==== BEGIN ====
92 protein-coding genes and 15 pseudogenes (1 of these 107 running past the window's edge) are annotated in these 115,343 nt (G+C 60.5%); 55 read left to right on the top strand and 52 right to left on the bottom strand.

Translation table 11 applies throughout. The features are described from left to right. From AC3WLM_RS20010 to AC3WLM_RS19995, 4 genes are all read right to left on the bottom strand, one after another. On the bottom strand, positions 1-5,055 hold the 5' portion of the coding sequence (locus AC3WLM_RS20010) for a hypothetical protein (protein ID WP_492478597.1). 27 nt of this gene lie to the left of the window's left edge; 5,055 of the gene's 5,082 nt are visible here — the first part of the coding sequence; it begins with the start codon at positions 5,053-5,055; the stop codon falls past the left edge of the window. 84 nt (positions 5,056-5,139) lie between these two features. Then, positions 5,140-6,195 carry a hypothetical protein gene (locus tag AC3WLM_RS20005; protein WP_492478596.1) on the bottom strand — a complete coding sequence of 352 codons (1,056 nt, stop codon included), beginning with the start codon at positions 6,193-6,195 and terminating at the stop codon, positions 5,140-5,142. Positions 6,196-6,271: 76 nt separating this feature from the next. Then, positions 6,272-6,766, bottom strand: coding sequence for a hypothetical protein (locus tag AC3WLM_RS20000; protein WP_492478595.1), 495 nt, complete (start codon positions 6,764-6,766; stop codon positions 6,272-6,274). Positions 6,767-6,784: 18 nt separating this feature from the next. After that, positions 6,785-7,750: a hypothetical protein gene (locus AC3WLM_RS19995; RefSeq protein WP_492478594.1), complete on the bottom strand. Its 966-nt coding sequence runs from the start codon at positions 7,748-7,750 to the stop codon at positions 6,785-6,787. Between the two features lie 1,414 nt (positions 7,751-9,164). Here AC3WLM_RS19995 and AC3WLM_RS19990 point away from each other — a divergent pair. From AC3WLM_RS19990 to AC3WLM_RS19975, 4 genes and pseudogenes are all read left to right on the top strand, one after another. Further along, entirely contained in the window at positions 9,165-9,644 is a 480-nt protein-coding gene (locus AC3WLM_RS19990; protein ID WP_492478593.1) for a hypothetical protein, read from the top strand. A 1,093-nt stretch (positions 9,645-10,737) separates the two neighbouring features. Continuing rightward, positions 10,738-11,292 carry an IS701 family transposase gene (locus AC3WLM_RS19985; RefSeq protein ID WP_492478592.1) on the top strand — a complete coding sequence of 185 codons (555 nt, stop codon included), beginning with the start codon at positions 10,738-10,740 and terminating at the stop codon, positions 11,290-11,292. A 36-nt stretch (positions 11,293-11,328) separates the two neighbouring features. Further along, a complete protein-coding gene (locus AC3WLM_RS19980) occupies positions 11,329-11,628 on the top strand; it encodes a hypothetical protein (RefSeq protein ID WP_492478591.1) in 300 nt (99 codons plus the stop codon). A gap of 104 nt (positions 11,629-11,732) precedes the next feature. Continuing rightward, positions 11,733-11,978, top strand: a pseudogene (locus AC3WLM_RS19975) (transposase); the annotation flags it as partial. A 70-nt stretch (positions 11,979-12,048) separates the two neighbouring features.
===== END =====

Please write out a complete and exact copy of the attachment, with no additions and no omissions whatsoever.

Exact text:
92 protein-coding genes and 15 pseudogenes (1 of these 107 running past the window's edge) are annotated in these 115,343 nt (G+C 60.5%); 55 read left to right on the top strand and 52 right to left on the bottom strand.

Translation table 11 applies throughout. The features are described from left to right. From AC3WLM_RS20010 to AC3WLM_RS19995, 4 genes are all read right to left on the bottom strand, one after another. On the bottom strand, positions 1-5,055 hold the 5' portion of the coding sequence (locus AC3WLM_RS20010) for a hypothetical protein (protein ID WP_492478597.1). 27 nt of this gene lie to the left of the window's left edge; 5,055 of the gene's 5,082 nt are visible here — the first part of the coding sequence; it begins with the start codon at positions 5,053-5,055; the stop codon falls past the left edge of the window. 84 nt (positions 5,056-5,139) lie between these two features. Then, positions 5,140-6,195 carry a hypothetical protein gene (locus tag AC3WLM_RS20005; protein WP_492478596.1) on the bottom strand — a complete coding sequence of 352 codons (1,056 nt, stop codon included), beginning with the start codon at positions 6,193-6,195 and terminating at the stop codon, positions 5,140-5,142. Positions 6,196-6,271: 76 nt separating this feature from the next. Then, positions 6,272-6,766, bottom strand: coding sequence for a hypothetical protein (locus tag AC3WLM_RS20000; protein WP_492478595.1), 495 nt, complete (start codon positions 6,764-6,766; stop codon positions 6,272-6,274). Positions 6,767-6,784: 18 nt separating this feature from the next. After that, positions 6,785-7,750: a hypothetical protein gene (locus AC3WLM_RS19995; RefSeq protein WP_492478594.1), complete on the bottom strand. Its 966-nt coding sequence runs from the start codon at positions 7,748-7,750 to the stop codon at positions 6,785-6,787. Between the two features lie 1,414 nt (positions 7,751-9,164). Here AC3WLM_RS19995 and AC3WLM_RS19990 point away from each other — a divergent pair. From AC3WLM_RS19990 to AC3WLM_RS19975, 4 genes and pseudogenes are all read left to right on the top strand, one after another. Further along, entirely contained in the window at positions 9,165-9,644 is a 480-nt protein-coding gene (locus AC3WLM_RS19990; protein ID WP_492478593.1) for a hypothetical protein, read from the top strand. A 1,093-nt stretch (positions 9,645-10,737) separates the two neighbouring features. Continuing rightward, positions 10,738-11,292 carry an IS701 family transposase gene (locus AC3WLM_RS19985; RefSeq protein ID WP_492478592.1) on the top strand — a complete coding sequence of 185 codons (555 nt, stop codon included), beginning with the start codon at positions 10,738-10,740 and terminating at the stop codon, positions 11,290-11,292. A 36-nt stretch (positions 11,293-11,328) separates the two neighbouring features. Further along, a complete protein-coding gene (locus AC3WLM_RS19980) occupies positions 11,329-11,628 on the top strand; it encodes a hypothetical protein (RefSeq protein ID WP_492478591.1) in 300 nt (99 codons plus the stop codon). A gap of 104 nt (positions 11,629-11,732) precedes the next feature. Continuing rightward, positions 11,733-11,978, top strand: a pseudogene (locus AC3WLM_RS19975) (transposase); the annotation flags it as partial. A 70-nt stretch (positions 11,979-12,048) separates the two neighbouring features.